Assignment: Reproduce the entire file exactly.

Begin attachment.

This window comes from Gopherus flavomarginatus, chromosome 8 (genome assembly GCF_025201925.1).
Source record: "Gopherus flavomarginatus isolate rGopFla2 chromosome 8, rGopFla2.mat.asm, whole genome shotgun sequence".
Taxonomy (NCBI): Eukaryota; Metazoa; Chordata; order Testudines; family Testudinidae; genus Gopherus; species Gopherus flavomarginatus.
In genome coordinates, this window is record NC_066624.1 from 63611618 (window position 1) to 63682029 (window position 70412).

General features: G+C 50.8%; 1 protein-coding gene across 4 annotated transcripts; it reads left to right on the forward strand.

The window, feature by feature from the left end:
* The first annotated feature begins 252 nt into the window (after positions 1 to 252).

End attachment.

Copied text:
This window comes from Gopherus flavomarginatus, chromosome 8 (genome assembly GCF_025201925.1).
Source record: "Gopherus flavomarginatus isolate rGopFla2 chromosome 8, rGopFla2.mat.asm, whole genome shotgun sequence".
Taxonomy (NCBI): Eukaryota; Metazoa; Chordata; order Testudines; family Testudinidae; genus Gopherus; species Gopherus flavomarginatus.
In genome coordinates, this window is record NC_066624.1 from 63611618 (window position 1) to 63682029 (window position 70412).

General features: G+C 50.8%; 1 protein-coding gene across 4 annotated transcripts; it reads left to right on the forward strand.

The window, feature by feature from the left end:
* The first annotated feature begins 252 nt into the window (after positions 1 to 252).